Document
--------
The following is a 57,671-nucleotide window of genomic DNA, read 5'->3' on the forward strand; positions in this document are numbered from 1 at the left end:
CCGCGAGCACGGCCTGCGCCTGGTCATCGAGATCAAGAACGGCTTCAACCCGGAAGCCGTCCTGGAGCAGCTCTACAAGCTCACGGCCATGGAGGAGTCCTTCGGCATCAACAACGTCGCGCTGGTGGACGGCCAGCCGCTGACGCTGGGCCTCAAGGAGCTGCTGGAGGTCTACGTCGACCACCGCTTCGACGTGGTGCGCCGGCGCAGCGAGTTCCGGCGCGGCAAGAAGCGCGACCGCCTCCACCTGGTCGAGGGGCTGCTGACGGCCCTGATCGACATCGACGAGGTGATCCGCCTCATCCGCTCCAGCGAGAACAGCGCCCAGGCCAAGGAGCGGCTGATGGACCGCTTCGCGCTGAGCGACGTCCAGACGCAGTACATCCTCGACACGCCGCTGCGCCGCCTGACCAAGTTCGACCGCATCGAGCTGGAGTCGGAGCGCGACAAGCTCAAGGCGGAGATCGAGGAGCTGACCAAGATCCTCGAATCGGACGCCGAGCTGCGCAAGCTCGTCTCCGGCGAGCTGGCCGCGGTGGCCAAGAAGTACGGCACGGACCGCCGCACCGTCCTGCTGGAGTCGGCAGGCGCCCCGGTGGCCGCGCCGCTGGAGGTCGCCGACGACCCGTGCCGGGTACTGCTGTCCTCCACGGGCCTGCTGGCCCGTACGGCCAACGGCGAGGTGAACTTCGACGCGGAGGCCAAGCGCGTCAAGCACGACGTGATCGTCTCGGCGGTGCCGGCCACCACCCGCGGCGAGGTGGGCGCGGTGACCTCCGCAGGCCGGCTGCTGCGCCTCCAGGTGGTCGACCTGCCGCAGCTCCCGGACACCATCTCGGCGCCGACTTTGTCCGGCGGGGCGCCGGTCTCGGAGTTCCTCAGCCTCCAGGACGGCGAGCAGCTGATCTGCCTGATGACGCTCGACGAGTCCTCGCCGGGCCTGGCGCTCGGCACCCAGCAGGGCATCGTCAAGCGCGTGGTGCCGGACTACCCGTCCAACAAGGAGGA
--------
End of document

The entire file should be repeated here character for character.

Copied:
The following is a 57,671-nucleotide window of genomic DNA, read 5'->3' on the forward strand; positions in this document are numbered from 1 at the left end:
CCGCGAGCACGGCCTGCGCCTGGTCATCGAGATCAAGAACGGCTTCAACCCGGAAGCCGTCCTGGAGCAGCTCTACAAGCTCACGGCCATGGAGGAGTCCTTCGGCATCAACAACGTCGCGCTGGTGGACGGCCAGCCGCTGACGCTGGGCCTCAAGGAGCTGCTGGAGGTCTACGTCGACCACCGCTTCGACGTGGTGCGCCGGCGCAGCGAGTTCCGGCGCGGCAAGAAGCGCGACCGCCTCCACCTGGTCGAGGGGCTGCTGACGGCCCTGATCGACATCGACGAGGTGATCCGCCTCATCCGCTCCAGCGAGAACAGCGCCCAGGCCAAGGAGCGGCTGATGGACCGCTTCGCGCTGAGCGACGTCCAGACGCAGTACATCCTCGACACGCCGCTGCGCCGCCTGACCAAGTTCGACCGCATCGAGCTGGAGTCGGAGCGCGACAAGCTCAAGGCGGAGATCGAGGAGCTGACCAAGATCCTCGAATCGGACGCCGAGCTGCGCAAGCTCGTCTCCGGCGAGCTGGCCGCGGTGGCCAAGAAGTACGGCACGGACCGCCGCACCGTCCTGCTGGAGTCGGCAGGCGCCCCGGTGGCCGCGCCGCTGGAGGTCGCCGACGACCCGTGCCGGGTACTGCTGTCCTCCACGGGCCTGCTGGCCCGTACGGCCAACGGCGAGGTGAACTTCGACGCGGAGGCCAAGCGCGTCAAGCACGACGTGATCGTCTCGGCGGTGCCGGCCACCACCCGCGGCGAGGTGGGCGCGGTGACCTCCGCAGGCCGGCTGCTGCGCCTCCAGGTGGTCGACCTGCCGCAGCTCCCGGACACCATCTCGGCGCCGACTTTGTCCGGCGGGGCGCCGGTCTCGGAGTTCCTCAGCCTCCAGGACGGCGAGCAGCTGATCTGCCTGATGACGCTCGACGAGTCCTCGCCGGGCCTGGCGCTCGGCACCCAGCAGGGCATCGTCAAGCGCGTGGTGCCGGACTACCCGTCCAACAAGGAGGA